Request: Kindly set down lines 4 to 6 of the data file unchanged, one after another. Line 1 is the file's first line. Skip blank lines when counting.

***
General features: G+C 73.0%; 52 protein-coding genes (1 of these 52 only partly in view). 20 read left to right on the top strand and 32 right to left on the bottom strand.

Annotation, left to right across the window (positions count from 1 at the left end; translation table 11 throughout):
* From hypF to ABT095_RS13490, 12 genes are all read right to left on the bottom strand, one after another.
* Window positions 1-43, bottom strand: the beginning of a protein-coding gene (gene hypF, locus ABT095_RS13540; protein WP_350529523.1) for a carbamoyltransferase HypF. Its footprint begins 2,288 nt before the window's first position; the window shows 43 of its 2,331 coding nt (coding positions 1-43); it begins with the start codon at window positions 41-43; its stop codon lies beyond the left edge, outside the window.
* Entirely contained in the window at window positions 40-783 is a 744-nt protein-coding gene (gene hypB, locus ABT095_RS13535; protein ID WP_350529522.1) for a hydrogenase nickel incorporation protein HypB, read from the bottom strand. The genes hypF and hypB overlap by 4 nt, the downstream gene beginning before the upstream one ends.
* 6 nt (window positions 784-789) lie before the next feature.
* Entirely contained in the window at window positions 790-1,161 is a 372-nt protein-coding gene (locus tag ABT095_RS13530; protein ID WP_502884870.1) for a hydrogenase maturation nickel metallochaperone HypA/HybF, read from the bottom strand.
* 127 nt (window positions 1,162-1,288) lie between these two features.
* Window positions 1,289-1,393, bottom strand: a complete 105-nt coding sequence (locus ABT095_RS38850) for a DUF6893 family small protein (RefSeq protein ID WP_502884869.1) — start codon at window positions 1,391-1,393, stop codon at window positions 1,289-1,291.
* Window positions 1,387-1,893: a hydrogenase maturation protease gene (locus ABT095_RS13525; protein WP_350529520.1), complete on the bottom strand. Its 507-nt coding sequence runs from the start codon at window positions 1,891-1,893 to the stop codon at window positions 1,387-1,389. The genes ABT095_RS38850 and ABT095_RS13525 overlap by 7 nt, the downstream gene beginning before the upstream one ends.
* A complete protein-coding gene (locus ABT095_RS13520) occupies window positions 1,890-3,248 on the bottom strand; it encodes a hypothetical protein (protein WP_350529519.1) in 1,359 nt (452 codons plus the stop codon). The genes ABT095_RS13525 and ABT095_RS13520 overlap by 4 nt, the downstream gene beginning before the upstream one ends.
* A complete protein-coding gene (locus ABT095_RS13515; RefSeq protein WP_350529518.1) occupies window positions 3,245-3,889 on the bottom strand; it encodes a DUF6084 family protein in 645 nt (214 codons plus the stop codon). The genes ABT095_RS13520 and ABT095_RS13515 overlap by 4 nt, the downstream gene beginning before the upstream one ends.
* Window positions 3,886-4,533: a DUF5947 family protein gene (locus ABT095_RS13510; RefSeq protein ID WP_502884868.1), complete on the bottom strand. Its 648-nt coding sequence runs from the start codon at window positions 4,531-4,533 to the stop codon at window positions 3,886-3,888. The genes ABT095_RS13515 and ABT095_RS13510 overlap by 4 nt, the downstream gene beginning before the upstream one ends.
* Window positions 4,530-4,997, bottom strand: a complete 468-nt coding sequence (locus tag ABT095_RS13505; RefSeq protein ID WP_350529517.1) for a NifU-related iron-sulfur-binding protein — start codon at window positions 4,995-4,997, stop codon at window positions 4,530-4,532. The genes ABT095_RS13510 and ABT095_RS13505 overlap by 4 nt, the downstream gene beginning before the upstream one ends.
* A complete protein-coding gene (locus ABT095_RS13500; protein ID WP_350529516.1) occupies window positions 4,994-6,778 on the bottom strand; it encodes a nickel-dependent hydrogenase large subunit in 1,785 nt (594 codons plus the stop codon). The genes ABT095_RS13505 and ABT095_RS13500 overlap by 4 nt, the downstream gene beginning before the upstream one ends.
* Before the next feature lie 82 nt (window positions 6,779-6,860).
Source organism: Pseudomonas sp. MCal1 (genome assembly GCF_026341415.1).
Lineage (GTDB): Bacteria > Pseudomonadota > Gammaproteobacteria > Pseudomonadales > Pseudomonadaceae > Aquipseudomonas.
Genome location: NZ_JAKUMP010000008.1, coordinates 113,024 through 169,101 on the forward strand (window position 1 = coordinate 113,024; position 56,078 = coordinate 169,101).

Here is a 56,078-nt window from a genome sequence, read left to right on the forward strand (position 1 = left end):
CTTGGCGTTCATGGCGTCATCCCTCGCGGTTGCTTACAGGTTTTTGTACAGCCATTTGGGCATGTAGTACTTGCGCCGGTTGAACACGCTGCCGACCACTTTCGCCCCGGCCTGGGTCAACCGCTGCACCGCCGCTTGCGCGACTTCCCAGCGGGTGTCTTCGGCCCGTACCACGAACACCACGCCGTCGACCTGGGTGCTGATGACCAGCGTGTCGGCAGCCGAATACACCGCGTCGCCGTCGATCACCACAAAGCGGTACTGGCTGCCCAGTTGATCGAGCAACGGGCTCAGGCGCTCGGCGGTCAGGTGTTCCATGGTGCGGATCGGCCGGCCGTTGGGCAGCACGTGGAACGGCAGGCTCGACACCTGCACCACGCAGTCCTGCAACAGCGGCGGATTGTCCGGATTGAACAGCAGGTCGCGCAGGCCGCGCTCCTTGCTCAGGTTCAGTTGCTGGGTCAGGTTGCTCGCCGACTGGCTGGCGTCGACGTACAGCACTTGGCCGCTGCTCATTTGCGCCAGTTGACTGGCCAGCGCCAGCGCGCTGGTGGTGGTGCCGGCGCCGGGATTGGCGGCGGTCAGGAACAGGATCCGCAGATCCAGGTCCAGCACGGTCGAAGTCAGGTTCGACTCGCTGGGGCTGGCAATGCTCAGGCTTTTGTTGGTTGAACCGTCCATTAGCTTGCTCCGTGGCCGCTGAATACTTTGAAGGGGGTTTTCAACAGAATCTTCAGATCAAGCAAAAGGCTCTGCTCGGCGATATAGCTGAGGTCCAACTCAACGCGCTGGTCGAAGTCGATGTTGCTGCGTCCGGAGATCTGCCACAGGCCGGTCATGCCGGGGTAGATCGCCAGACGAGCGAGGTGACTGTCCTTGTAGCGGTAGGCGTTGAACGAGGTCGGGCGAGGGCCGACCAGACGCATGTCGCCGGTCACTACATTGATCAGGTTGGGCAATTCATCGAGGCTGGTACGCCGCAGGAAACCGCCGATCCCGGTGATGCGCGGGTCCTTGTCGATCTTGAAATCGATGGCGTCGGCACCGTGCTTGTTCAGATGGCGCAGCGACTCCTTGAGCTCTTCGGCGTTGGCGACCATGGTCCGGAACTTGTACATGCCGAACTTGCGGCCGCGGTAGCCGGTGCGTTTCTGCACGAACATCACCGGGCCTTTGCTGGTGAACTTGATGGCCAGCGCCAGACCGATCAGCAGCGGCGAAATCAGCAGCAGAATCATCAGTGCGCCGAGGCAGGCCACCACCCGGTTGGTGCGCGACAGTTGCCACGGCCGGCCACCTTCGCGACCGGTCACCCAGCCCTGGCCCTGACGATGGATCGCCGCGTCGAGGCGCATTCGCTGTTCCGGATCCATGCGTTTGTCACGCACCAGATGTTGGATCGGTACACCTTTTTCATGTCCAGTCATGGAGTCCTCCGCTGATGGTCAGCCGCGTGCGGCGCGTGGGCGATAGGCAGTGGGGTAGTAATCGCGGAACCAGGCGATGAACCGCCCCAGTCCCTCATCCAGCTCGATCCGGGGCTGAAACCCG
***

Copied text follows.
* Window positions 1-43, bottom strand: the beginning of a protein-coding gene (gene hypF, locus ABT095_RS13540; protein WP_350529523.1) for a carbamoyltransferase HypF. Its footprint begins 2,288 nt before the window's first position; the window shows 43 of its 2,331 coding nt (coding positions 1-43); it begins with the start codon at window positions 41-43; its stop codon lies beyond the left edge, outside the window.
* Entirely contained in the window at window positions 40-783 is a 744-nt protein-coding gene (gene hypB, locus ABT095_RS13535; protein ID WP_350529522.1) for a hydrogenase nickel incorporation protein HypB, read from the bottom strand. The genes hypF and hypB overlap by 4 nt, the downstream gene beginning before the upstream one ends.
* 6 nt (window positions 784-789) lie before the next feature.